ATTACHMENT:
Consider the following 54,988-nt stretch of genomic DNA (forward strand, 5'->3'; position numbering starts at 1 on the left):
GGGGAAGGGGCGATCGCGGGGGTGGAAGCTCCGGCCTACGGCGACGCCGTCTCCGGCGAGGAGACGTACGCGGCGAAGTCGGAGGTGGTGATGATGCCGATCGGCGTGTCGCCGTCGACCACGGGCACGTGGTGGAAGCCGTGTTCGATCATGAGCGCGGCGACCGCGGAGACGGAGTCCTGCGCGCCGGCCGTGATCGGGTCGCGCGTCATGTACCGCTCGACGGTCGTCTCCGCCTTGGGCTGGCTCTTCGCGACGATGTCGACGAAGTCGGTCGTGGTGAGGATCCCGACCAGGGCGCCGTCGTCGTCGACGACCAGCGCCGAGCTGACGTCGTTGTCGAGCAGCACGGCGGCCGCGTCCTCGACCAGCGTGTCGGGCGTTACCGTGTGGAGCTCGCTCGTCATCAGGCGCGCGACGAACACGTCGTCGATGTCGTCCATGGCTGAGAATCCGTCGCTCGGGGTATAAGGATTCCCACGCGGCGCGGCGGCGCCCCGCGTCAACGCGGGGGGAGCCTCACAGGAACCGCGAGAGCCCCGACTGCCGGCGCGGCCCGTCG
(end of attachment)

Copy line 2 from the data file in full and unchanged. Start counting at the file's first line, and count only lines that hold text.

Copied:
GGGGAAGGGGCGATCGCGGGGGTGGAAGCTCCGGCCTACGGCGACGCCGTCTCCGGCGAGGAGACGTACGCGGCGAAGTCGGAGGTGGTGATGATGCCGATCGGCGTGTCGCCGTCGACCACGGGCACGTGGTGGAAGCCGTGTTCGATCATGAGCGCGGCGACCGCGGAGACGGAGTCCTGCGCGCCGGCCGTGATCGGGTCGCGCGTCATGTACCGCTCGACGGTCGTCTCCGCCTTGGGCTGGCTCTTCGCGACGATGTCGACGAAGTCGGTCGTGGTGAGGATCCCGACCAGGGCGCCGTCGTCGTCGACGACCAGCGCCGAGCTGACGTCGTTGTCGAGCAGCACGGCGGCCGCGTCCTCGACCAGCGTGTCGGGCGTTACCGTGTGGAGCTCGCTCGTCATCAGGCGCGCGACGAACACGTCGTCGATGTCGTCCATGGCTGAGAATCCGTCGCTCGGGGTATAAGGATTCCCACGCGGCGCGGCGGCGCCCCGCGTCAACGCGGGGGGAGCCTCACAGGAACCGCGAGAGCCCCGACTGCCGGCGCGGCCCGTCG